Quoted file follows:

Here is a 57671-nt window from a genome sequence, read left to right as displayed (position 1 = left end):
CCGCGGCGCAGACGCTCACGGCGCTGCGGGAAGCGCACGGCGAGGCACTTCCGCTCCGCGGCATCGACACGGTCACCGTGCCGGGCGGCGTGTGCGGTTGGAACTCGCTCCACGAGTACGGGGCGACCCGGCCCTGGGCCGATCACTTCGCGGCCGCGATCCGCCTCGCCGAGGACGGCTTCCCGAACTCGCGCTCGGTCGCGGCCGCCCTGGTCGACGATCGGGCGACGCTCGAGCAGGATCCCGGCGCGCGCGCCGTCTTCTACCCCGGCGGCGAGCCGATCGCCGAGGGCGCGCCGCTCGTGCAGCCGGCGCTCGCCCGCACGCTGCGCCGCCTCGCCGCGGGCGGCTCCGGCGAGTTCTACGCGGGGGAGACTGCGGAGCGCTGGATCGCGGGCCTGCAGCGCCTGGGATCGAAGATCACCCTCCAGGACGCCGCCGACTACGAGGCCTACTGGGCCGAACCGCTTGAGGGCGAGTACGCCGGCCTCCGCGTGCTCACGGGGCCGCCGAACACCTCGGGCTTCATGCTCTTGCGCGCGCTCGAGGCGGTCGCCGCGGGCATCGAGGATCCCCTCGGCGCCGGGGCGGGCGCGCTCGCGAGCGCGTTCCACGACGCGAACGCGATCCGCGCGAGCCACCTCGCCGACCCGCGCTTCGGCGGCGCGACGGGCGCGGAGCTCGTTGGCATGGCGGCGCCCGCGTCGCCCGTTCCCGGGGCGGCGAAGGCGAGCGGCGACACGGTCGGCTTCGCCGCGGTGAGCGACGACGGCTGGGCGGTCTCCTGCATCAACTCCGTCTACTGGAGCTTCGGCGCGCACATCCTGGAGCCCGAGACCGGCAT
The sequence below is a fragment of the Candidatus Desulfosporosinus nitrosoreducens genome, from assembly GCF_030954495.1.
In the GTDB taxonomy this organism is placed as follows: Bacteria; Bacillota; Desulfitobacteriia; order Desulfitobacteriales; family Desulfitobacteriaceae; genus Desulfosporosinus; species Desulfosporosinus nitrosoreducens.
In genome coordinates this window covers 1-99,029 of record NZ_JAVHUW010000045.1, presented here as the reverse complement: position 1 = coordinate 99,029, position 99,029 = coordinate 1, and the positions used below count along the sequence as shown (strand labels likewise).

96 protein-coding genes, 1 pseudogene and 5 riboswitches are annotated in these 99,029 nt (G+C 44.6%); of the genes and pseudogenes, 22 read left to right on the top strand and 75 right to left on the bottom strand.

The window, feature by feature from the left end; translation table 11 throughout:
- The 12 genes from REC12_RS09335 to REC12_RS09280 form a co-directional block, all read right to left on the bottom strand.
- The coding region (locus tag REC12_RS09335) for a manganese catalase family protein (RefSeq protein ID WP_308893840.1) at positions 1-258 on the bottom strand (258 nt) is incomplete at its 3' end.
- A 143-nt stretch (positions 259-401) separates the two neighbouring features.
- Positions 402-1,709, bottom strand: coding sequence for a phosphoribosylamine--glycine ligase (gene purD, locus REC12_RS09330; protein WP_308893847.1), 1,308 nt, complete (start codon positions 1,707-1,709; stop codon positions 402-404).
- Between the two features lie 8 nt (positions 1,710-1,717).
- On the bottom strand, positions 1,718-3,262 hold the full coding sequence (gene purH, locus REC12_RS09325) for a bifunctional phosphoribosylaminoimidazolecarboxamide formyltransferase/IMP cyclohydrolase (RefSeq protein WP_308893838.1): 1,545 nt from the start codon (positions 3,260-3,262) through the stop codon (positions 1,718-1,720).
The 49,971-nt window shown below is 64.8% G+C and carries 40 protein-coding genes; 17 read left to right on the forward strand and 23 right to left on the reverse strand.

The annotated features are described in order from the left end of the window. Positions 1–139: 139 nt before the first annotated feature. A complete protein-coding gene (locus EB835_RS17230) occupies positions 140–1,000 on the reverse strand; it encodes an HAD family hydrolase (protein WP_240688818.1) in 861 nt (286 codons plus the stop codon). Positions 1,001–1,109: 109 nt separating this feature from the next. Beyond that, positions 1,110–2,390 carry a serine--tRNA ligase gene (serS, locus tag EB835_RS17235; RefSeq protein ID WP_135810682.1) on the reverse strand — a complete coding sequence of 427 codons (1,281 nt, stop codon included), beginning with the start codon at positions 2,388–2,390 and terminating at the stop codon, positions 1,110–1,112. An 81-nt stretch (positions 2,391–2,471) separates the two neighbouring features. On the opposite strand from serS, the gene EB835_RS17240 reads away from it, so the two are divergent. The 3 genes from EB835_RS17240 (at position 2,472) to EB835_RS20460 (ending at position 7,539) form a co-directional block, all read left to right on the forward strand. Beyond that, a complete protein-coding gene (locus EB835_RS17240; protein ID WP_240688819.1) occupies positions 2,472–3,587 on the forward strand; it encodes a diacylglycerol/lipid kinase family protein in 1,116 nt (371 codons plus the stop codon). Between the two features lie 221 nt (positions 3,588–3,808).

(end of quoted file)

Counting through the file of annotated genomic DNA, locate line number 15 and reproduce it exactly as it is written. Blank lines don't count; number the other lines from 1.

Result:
The annotated features are described in order from the left end of the window. Positions 1–139: 139 nt before the first annotated feature. A complete protein-coding gene (locus EB835_RS17230) occupies positions 140–1,000 on the reverse strand; it encodes an HAD family hydrolase (protein WP_240688818.1) in 861 nt (286 codons plus the stop codon). Positions 1,001–1,109: 109 nt separating this feature from the next. Beyond that, positions 1,110–2,390 carry a serine--tRNA ligase gene (serS, locus tag EB835_RS17235; RefSeq protein ID WP_135810682.1) on the reverse strand — a complete coding sequence of 427 codons (1,281 nt, stop codon included), beginning with the start codon at positions 2,388–2,390 and terminating at the stop codon, positions 1,110–1,112. An 81-nt stretch (positions 2,391–2,471) separates the two neighbouring features. On the opposite strand from serS, the gene EB835_RS17240 reads away from it, so the two are divergent. The 3 genes from EB835_RS17240 (at position 2,472) to EB835_RS20460 (ending at position 7,539) form a co-directional block, all read left to right on the forward strand. Beyond that, a complete protein-coding gene (locus EB835_RS17240; protein ID WP_240688819.1) occupies positions 2,472–3,587 on the forward strand; it encodes a diacylglycerol/lipid kinase family protein in 1,116 nt (371 codons plus the stop codon). Between the two features lie 221 nt (positions 3,588–3,808).